• Fredericksburg Battlefield: Sunken Road, Stone Wall and Innis House sunrise

    Fredericksburg & Spotsylvania

    National Military Park Virginia

Fredericksburg Battlefield Visitor Center

Fredericksburg Battlefield Visitor Center
The Fredericksburg Battlefield Visitor Center was built in 1936 as a Civilian Conservation Corps (CCC) project to provide an office for Fredericksburg & Spotsylvania National Military Park. It later became the visitor center for the Fredericksburg portion of the park. Today it consists of two floor of exhibits and one floor of offices for park historians. A 22 minute film is shown in the auditorium at a cost of $2 for those aged 10-61, $1 for those over 61 and free for those under 10.
 
Drum of 28th Massachusetts Regiment
Drums played an important role in Civil War battles. In situations where the dim of combat drown out human voices, drums were a simple and effective way to communicate orders instantaneously over a wide area.

Shown here is the drum of the 28th Massachusetts Volunteer Regiment of the Irish Brigade that may have been carried in the Battle of Fredericksburg.
 
Carl Rochling painting of Battle of Fredericksburg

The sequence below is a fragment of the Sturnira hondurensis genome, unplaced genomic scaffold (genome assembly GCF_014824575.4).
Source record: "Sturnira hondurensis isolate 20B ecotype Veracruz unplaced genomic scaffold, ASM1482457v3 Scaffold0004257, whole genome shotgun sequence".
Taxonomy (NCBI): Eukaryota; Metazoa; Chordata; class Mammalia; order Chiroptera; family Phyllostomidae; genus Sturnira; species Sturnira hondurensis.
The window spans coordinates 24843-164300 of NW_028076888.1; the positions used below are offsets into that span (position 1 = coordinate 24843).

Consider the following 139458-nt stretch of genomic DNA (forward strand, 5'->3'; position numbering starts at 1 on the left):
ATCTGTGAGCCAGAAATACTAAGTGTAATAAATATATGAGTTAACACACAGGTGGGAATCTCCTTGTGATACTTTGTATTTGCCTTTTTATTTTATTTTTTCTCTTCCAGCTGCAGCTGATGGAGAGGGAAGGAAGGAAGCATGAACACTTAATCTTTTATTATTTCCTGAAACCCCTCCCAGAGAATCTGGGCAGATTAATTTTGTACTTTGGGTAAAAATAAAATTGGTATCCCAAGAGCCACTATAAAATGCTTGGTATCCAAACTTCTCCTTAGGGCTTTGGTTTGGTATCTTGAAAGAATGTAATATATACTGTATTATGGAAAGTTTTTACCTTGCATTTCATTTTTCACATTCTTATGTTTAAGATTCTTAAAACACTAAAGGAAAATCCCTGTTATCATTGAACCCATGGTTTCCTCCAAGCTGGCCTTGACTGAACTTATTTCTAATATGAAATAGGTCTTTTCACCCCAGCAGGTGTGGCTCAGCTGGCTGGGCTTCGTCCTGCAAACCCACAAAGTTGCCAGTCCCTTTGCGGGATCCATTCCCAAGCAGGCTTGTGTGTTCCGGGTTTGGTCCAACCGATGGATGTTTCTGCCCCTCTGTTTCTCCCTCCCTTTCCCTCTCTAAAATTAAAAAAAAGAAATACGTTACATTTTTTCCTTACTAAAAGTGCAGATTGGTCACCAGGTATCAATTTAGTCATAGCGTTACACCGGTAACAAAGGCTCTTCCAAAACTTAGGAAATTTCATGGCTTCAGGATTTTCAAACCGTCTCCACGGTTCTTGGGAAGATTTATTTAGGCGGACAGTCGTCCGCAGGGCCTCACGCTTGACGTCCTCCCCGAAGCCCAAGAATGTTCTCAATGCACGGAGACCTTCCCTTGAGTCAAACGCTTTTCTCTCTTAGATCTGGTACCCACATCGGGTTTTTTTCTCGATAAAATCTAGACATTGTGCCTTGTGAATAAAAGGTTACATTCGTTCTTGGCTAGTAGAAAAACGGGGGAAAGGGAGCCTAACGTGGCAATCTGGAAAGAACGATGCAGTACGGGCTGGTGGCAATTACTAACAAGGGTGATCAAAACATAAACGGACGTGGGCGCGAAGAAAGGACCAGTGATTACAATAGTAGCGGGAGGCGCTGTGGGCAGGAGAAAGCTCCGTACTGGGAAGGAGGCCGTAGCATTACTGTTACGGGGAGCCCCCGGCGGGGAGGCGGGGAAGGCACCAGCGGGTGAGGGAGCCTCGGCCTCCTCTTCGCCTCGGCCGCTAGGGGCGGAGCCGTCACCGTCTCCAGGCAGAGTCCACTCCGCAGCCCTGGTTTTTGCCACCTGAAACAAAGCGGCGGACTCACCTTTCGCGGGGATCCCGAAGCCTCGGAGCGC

Carl Rochling (1855-1920)was commissioned by Colonel Charles H.T. Collis, commander of the 114th Pennsylvania to depict a scene in the Battle of Fredericksburg. Colonel Collis is shown galloping to the front, seizing a regimental flag, and rallying his troops. Collis won the Medal of Honor for this effort.
 
Fredericksburg Battlefield Bookstore

Fredericksburg Battlefield Bookstore

Behind the visitor center is a bookstore operated by an organization known as Eastern National. Visitors can purchase a wide variety of educational items including books, magazines, maps, brochures, and videos to help them understand the battle and the war. For more information on the bookstore, click here.
 
Interior of Fredericksburg Battlefield Bookstore
Interior of Fredericksburg Battlefield Bookstore
 

Did You Know?

Fredericksburg National Cemetery Headstone

About 85% of the dead in the Fredericksburg National Cemetery are unknown. Most of the dead are from the Civil War, but about 100 are 20th century American soldiers and there are a few spouses of soldiers.